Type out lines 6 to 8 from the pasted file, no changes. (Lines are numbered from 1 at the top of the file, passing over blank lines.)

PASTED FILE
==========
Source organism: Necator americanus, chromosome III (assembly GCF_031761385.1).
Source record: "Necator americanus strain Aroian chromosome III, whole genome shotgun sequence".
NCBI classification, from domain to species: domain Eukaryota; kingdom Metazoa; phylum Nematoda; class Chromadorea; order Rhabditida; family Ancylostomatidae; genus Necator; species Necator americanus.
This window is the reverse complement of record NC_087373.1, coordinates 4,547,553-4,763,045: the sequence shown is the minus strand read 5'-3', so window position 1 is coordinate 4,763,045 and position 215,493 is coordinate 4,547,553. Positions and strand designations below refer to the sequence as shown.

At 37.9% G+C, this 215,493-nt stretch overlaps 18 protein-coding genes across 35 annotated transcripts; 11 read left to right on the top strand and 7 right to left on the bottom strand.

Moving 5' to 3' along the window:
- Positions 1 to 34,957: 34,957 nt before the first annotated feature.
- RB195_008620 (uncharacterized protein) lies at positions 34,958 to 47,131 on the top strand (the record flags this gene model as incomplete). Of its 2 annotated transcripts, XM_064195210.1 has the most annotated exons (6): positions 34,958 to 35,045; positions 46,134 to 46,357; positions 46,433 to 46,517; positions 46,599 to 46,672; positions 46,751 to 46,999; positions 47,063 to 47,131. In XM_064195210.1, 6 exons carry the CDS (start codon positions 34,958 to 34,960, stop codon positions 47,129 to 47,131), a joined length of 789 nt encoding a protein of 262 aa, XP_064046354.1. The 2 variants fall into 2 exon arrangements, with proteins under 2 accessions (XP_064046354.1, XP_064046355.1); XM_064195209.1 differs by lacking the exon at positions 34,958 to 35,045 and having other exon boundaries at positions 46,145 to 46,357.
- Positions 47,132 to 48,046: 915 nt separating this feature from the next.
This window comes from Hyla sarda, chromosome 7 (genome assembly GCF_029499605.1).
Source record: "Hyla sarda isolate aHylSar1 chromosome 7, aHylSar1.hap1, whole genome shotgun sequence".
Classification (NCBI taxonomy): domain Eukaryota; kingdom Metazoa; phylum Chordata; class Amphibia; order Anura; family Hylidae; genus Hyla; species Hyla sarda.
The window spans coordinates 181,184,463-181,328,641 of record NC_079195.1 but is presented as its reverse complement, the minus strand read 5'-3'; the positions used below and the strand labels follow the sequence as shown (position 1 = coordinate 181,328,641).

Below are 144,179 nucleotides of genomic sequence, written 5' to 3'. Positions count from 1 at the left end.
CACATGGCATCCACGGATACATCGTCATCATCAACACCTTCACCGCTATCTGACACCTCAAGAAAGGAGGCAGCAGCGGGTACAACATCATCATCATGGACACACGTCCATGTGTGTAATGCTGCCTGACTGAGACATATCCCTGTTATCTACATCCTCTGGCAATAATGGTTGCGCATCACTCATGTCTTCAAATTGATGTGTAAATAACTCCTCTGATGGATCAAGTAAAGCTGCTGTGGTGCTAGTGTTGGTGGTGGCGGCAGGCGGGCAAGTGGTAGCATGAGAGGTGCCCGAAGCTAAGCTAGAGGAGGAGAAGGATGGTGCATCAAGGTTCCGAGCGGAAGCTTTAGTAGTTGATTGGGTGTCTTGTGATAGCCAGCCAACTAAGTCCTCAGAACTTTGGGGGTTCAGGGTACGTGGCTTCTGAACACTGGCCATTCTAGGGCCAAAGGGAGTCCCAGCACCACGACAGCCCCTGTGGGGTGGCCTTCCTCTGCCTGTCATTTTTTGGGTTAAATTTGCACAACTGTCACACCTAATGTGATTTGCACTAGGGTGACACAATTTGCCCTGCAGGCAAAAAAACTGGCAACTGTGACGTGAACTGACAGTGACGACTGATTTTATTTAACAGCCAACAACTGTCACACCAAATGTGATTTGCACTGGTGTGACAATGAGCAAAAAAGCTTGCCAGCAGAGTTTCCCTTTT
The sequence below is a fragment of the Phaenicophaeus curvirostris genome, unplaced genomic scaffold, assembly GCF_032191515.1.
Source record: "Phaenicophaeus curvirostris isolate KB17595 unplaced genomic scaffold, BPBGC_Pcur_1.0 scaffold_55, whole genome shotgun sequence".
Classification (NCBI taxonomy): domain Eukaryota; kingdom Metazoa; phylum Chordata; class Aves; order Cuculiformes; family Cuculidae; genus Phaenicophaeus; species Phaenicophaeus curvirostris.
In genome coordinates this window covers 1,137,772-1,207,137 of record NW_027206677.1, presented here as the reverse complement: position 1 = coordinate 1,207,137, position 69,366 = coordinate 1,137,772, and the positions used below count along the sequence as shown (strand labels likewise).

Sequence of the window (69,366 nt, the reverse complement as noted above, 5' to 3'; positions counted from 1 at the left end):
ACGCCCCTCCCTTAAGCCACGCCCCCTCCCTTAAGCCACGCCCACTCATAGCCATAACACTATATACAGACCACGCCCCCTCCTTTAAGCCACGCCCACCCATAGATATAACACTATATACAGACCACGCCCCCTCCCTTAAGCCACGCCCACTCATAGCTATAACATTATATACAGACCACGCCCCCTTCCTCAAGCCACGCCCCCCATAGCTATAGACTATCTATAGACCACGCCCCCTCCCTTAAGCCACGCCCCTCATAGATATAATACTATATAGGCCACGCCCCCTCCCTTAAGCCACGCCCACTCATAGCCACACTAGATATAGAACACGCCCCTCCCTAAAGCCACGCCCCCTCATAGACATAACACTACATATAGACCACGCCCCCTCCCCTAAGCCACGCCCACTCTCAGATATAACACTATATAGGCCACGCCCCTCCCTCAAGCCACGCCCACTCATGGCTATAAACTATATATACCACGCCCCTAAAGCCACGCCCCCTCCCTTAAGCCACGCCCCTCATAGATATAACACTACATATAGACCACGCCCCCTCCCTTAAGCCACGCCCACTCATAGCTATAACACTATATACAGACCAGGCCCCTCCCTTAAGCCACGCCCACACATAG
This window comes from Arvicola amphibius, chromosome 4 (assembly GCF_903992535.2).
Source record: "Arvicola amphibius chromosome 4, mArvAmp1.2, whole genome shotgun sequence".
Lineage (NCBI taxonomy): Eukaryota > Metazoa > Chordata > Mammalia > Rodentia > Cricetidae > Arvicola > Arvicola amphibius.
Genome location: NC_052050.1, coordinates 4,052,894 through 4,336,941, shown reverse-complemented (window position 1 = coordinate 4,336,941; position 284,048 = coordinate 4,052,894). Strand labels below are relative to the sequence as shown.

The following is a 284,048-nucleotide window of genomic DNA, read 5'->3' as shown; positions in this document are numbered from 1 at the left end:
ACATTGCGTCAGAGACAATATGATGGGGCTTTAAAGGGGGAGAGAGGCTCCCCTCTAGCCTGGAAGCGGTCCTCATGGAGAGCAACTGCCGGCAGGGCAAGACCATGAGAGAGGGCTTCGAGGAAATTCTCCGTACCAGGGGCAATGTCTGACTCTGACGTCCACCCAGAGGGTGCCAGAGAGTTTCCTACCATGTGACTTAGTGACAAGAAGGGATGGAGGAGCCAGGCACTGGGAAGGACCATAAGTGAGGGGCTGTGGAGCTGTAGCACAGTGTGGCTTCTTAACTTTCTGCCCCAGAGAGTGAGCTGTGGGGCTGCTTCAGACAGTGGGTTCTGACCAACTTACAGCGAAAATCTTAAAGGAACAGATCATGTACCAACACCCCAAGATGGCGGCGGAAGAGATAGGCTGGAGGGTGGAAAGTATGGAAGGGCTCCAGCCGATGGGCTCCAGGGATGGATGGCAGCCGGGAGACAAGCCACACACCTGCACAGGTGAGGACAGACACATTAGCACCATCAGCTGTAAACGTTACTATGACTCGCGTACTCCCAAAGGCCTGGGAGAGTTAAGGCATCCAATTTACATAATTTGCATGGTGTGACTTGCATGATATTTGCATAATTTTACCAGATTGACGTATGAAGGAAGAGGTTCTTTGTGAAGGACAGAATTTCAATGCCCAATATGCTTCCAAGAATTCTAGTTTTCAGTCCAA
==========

Moving 5' to 3' along the window:
- Positions 1 to 34,957: 34,957 nt before the first annotated feature.
- RB195_008620 (uncharacterized protein) lies at positions 34,958 to 47,131 on the top strand (the record flags this gene model as incomplete). Of its 2 annotated transcripts, XM_064195210.1 has the most annotated exons (6): positions 34,958 to 35,045; positions 46,134 to 46,357; positions 46,433 to 46,517; positions 46,599 to 46,672; positions 46,751 to 46,999; positions 47,063 to 47,131. In XM_064195210.1, 6 exons carry the CDS (start codon positions 34,958 to 34,960, stop codon positions 47,129 to 47,131), a joined length of 789 nt encoding a protein of 262 aa, XP_064046354.1. The 2 variants fall into 2 exon arrangements, with proteins under 2 accessions (XP_064046354.1, XP_064046355.1); XM_064195209.1 differs by lacking the exon at positions 34,958 to 35,045 and having other exon boundaries at positions 46,145 to 46,357.